Nation's Restaurant News: Dinner decline stumps restaurants
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It’s the meal consumers are least likely to skip, and the one they are most likely to spend the most money on, but the dinner daypart at restaurants isn’t doing so well.
Market research firm The NPD Group said part of the problem is that many operators are focusing too much on price and not enough on meeting consumers’ needs at dinner.
“It’s a very important meal occasion -- not just to operators, but to the consumer,” NPD analyst Bonnie Riggs said. “It’s almost never skipped, but it’s been on the decline for a long time.”
According to NPD, in the year ended June 2017, per capita dinner visits declined the most since 2013 (57 per capita visits, down from 62). The quick-service segment fared the best at dinner compared with other segments, but per capita visits were still flat for the last two years.
The demographic group most responsible for the decline at dinner was consumers ages 35 to 54, NPD found. In the year ended June 2017, the group, which accounts for nearly a third of the population, made 60 per capita visits to restaurants, down from 67 in the year ended June 2015.
But while many assume the reason for the decline is all about price, NPD research found that price isn’t the key driver of dinner decisions.
“Do [consumers] like family meal deals, specials? Of course they do,” Riggs said. “But it’s not all about that.”
So why aren't restaurants getting more dinner business?
Each generation has different drivers for restaurant meals, NPD found. For example, the top decision drivers for restaurant meals for Millennials are a treat or reward for themselves or someone else, and because it’s not worth cooking for only one or two people. Meanwhile, top decision drivers for Generation X are that they didn't have anything to cook or eat at home, and because its more fun to eat out than at home.
“They can get more of that business if they do it right,” Riggs said.
At a time when consumers can get just about any food they crave fast, with just a few swipes and taps, “doing it right” — getting consumers to dine in — requires a more compelling value proposition. Executives from Dickey’s Barbecue Pit and Sonic Drive-In shared ways they have driven visits to their restaurants.
Dickey’s aims to offer reasons to visit
Dickey’s Barbecue Pit, a 70-year-old, family-owned chain with more than 550 locations, has been making major changes to meet the evolving needs of customers, whether they want to eat in the restaurant’s dining room or at home.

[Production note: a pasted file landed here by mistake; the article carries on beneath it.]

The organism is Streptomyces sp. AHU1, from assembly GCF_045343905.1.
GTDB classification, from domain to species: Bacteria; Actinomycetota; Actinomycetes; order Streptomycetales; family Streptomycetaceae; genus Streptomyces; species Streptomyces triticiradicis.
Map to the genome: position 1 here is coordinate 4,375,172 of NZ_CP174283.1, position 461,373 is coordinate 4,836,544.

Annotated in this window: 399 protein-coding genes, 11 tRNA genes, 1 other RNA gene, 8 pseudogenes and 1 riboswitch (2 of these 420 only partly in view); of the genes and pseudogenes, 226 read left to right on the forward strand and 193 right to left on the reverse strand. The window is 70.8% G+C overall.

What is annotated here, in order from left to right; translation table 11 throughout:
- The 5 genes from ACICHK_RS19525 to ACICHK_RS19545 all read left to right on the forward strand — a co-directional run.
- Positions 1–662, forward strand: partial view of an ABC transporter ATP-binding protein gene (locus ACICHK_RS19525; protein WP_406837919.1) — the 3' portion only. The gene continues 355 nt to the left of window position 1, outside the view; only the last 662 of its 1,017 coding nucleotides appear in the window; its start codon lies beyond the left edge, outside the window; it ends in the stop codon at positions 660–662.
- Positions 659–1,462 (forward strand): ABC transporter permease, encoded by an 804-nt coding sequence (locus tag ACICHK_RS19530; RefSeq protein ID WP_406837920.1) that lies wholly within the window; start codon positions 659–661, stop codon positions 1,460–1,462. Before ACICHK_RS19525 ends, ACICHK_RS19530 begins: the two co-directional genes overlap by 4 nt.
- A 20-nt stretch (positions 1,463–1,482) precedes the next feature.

“We’re living in an Amazon world. They want it when they want it, how they want it,” said Laura Rae Dickey, CEO of Dickey’s. “They are still having [dinner] with groups, families -- just not as often in our restaurants, but with our food.”
To drive more customers to have Dickey’s food in restaurants, the chain is offering a number of incentives, from tailgate dinner packages that feed 12 people to a forthcoming kids-eat-free dinner offer through January.
But perhaps the biggest push has come in the form of Dickey’s recent redesign. A year and a half ago, the chain opened up the kitchen and added glass-front meat walk-ins to all locations so customers can see their meat being chosen, chopped on the block, rubbed, put in the barbecue pit and plated.
“We wanted to push that experience out, pull them into the kitchen,” said Rae Dickey. “It’s a reason to visit Dickey’s.”
While Rae Dickey said the changes have prompted an increase in engagement and frequency of dine-in visits at lunch, they haven't yet had an impact on dinner, but she’s optimistic that they will soon.
Sonic offers daily promotions
Sonic Drive-In, the Oklahoma City-based quick-service chain with 3,557 units, is offering a plethora of promotions designed to drive visits nearly every day of the week.
“Our dinner daypart is an integral part of our strategy, and we are focusing our promotions on quality, one-of-a-kind offerings at an incredible price,” said Lori Abou Habib, vice president and chief marketing officer at Sonic Drive-In.
To encourage families to drop by for dinner on Tuesdays, the chain hosts Family Night, with half-price cheeseburgers from 5 p.m. to closing time. Originally a local promotion in select markets, Family Night is now a national promotion through December.
Thursday nights are Wing Night in America, when diners can get buy-one-get-one-free boneless wings from 5 p.m. to closing time every Thursday night through Oct. 22.
On Sundays, Sonic offers a $5 Chicken Dinner, a combination meal deal including a box of chicken strips, tots, Texas toast and a handmade onion ring with a choice of gravy and a drink, priced at $5.
Sonic’s newest promotion, which launched on Sept. 25, is the Sonic Carhop Classic, featuring a cheeseburger with a quarter pound of 100-percent beef, fresh tomatoes, chopped onions and crinkle-cut pickles on a toasted, bakery-quality bun. The burger is served with Sonic’s handmade onion rings and a drink, and priced at $2.99.
“Our guests have loved our classic cheeseburger and handmade onion rings for more than 60 years,” Abou Habib said. “Offering these iconic items at an incredible value has proven to be a winning combination that keeps bringing our guests back.”